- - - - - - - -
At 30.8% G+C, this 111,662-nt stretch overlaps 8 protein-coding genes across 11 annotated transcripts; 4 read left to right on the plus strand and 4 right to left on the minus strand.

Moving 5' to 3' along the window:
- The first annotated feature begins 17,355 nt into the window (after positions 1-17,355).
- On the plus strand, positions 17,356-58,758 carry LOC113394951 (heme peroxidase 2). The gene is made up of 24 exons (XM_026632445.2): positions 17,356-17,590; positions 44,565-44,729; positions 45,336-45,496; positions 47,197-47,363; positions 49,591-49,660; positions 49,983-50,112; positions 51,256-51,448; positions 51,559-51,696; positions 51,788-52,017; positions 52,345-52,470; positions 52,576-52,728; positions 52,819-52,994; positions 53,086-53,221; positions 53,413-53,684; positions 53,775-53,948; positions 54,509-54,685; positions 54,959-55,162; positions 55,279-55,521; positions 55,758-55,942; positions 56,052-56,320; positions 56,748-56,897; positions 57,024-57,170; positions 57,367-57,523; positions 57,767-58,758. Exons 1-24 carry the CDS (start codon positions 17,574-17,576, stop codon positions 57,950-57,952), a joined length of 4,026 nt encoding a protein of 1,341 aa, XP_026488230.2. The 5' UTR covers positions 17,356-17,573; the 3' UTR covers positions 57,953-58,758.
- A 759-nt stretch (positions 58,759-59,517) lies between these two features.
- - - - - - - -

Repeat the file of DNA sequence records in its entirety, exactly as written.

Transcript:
At 30.8% G+C, this 111,662-nt stretch overlaps 8 protein-coding genes across 11 annotated transcripts; 4 read left to right on the plus strand and 4 right to left on the minus strand.

Moving 5' to 3' along the window:
- The first annotated feature begins 17,355 nt into the window (after positions 1-17,355).
- On the plus strand, positions 17,356-58,758 carry LOC113394951 (heme peroxidase 2). The gene is made up of 24 exons (XM_026632445.2): positions 17,356-17,590; positions 44,565-44,729; positions 45,336-45,496; positions 47,197-47,363; positions 49,591-49,660; positions 49,983-50,112; positions 51,256-51,448; positions 51,559-51,696; positions 51,788-52,017; positions 52,345-52,470; positions 52,576-52,728; positions 52,819-52,994; positions 53,086-53,221; positions 53,413-53,684; positions 53,775-53,948; positions 54,509-54,685; positions 54,959-55,162; positions 55,279-55,521; positions 55,758-55,942; positions 56,052-56,320; positions 56,748-56,897; positions 57,024-57,170; positions 57,367-57,523; positions 57,767-58,758. Exons 1-24 carry the CDS (start codon positions 17,574-17,576, stop codon positions 57,950-57,952), a joined length of 4,026 nt encoding a protein of 1,341 aa, XP_026488230.2. The 5' UTR covers positions 17,356-17,573; the 3' UTR covers positions 57,953-58,758.
- A 759-nt stretch (positions 58,759-59,517) lies between these two features.